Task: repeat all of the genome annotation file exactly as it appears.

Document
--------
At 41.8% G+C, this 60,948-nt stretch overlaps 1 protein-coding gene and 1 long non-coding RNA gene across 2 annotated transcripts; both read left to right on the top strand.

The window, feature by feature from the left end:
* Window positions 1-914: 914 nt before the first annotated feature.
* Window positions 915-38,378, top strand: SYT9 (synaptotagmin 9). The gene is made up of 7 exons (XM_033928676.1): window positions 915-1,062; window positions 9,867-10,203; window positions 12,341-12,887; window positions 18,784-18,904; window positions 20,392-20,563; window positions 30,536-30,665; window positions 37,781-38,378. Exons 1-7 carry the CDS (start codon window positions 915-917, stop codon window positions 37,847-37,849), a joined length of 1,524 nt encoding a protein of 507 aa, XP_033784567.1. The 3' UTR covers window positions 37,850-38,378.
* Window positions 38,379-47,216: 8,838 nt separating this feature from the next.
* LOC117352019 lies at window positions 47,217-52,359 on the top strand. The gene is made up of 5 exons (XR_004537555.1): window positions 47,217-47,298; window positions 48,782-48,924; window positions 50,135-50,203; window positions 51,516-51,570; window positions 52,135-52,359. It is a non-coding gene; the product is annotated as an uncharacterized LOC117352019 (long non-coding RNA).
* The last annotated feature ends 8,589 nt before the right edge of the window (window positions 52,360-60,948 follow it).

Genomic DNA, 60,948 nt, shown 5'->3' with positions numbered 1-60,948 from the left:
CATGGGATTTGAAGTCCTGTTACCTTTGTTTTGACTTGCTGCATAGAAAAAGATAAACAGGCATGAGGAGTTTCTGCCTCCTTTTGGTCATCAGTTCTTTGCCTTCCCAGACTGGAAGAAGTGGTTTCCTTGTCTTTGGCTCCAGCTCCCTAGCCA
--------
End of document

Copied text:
At 41.8% G+C, this 60,948-nt stretch overlaps 1 protein-coding gene and 1 long non-coding RNA gene across 2 annotated transcripts; both read left to right on the top strand.

The window, feature by feature from the left end:
* Window positions 1-914: 914 nt before the first annotated feature.
* Window positions 915-38,378, top strand: SYT9 (synaptotagmin 9). The gene is made up of 7 exons (XM_033928676.1): window positions 915-1,062; window positions 9,867-10,203; window positions 12,341-12,887; window positions 18,784-18,904; window positions 20,392-20,563; window positions 30,536-30,665; window positions 37,781-38,378. Exons 1-7 carry the CDS (start codon window positions 915-917, stop codon window positions 37,847-37,849), a joined length of 1,524 nt encoding a protein of 507 aa, XP_033784567.1. The 3' UTR covers window positions 37,850-38,378.
* Window positions 38,379-47,216: 8,838 nt separating this feature from the next.
* LOC117352019 lies at window positions 47,217-52,359 on the top strand. The gene is made up of 5 exons (XR_004537555.1): window positions 47,217-47,298; window positions 48,782-48,924; window positions 50,135-50,203; window positions 51,516-51,570; window positions 52,135-52,359. It is a non-coding gene; the product is annotated as an uncharacterized LOC117352019 (long non-coding RNA).
* The last annotated feature ends 8,589 nt before the right edge of the window (window positions 52,360-60,948 follow it).

Genomic DNA, 60,948 nt, shown 5'->3' with positions numbered 1-60,948 from the left:
CATGGGATTTGAAGTCCTGTTACCTTTGTTTTGACTTGCTGCATAGAAAAAGATAAACAGGCATGAGGAGTTTCTGCCTCCTTTTGGTCATCAGTTCTTTGCCTTCCCAGACTGGAAGAAGTGGTTTCCTTGTCTTTGGCTCCAGCTCCCTAGCCA